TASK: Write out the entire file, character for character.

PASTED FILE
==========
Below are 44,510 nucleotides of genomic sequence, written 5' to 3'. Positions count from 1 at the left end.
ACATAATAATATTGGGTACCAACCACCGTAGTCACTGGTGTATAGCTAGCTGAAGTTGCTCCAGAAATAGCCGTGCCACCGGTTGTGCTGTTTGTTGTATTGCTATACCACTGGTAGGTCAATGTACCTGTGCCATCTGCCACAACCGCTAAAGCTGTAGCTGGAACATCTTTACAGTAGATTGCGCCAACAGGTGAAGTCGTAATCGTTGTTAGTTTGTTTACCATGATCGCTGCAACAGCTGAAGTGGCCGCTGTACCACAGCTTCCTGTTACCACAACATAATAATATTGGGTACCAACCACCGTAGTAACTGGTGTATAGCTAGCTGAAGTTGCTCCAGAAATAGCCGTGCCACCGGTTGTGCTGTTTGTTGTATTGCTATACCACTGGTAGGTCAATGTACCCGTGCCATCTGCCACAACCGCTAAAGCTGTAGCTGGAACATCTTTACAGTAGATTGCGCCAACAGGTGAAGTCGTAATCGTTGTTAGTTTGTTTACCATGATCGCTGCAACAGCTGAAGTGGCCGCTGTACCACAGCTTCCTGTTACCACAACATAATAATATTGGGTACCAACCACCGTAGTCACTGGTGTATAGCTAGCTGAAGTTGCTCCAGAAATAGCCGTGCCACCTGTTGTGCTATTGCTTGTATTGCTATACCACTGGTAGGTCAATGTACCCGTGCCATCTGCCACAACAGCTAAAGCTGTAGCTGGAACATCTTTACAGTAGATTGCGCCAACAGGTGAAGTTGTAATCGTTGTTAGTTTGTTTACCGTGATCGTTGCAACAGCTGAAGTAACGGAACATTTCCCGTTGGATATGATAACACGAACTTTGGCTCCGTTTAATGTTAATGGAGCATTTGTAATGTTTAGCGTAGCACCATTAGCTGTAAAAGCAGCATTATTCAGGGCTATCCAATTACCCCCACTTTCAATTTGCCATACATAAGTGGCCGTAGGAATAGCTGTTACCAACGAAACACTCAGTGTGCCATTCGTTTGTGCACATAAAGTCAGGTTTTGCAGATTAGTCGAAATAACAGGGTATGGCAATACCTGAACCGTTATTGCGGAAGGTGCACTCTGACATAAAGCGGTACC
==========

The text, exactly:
Below are 44,510 nucleotides of genomic sequence, written 5' to 3'. Positions count from 1 at the left end.
ACATAATAATATTGGGTACCAACCACCGTAGTCACTGGTGTATAGCTAGCTGAAGTTGCTCCAGAAATAGCCGTGCCACCGGTTGTGCTGTTTGTTGTATTGCTATACCACTGGTAGGTCAATGTACCTGTGCCATCTGCCACAACCGCTAAAGCTGTAGCTGGAACATCTTTACAGTAGATTGCGCCAACAGGTGAAGTCGTAATCGTTGTTAGTTTGTTTACCATGATCGCTGCAACAGCTGAAGTGGCCGCTGTACCACAGCTTCCTGTTACCACAACATAATAATATTGGGTACCAACCACCGTAGTAACTGGTGTATAGCTAGCTGAAGTTGCTCCAGAAATAGCCGTGCCACCGGTTGTGCTGTTTGTTGTATTGCTATACCACTGGTAGGTCAATGTACCCGTGCCATCTGCCACAACCGCTAAAGCTGTAGCTGGAACATCTTTACAGTAGATTGCGCCAACAGGTGAAGTCGTAATCGTTGTTAGTTTGTTTACCATGATCGCTGCAACAGCTGAAGTGGCCGCTGTACCACAGCTTCCTGTTACCACAACATAATAATATTGGGTACCAACCACCGTAGTCACTGGTGTATAGCTAGCTGAAGTTGCTCCAGAAATAGCCGTGCCACCTGTTGTGCTATTGCTTGTATTGCTATACCACTGGTAGGTCAATGTACCCGTGCCATCTGCCACAACAGCTAAAGCTGTAGCTGGAACATCTTTACAGTAGATTGCGCCAACAGGTGAAGTTGTAATCGTTGTTAGTTTGTTTACCGTGATCGTTGCAACAGCTGAAGTAACGGAACATTTCCCGTTGGATATGATAACACGAACTTTGGCTCCGTTTAATGTTAATGGAGCATTTGTAATGTTTAGCGTAGCACCATTAGCTGTAAAAGCAGCATTATTCAGGGCTATCCAATTACCCCCACTTTCAATTTGCCATACATAAGTGGCCGTAGGAATAGCTGTTACCAACGAAACACTCAGTGTGCCATTCGTTTGTGCACATAAAGTCAGGTTTTGCAGATTAGTCGAAATAACAGGGTATGGCAATACCTGAACCGTTATTGCGGAAGGTGCACTCTGACATAAAGCGGTACC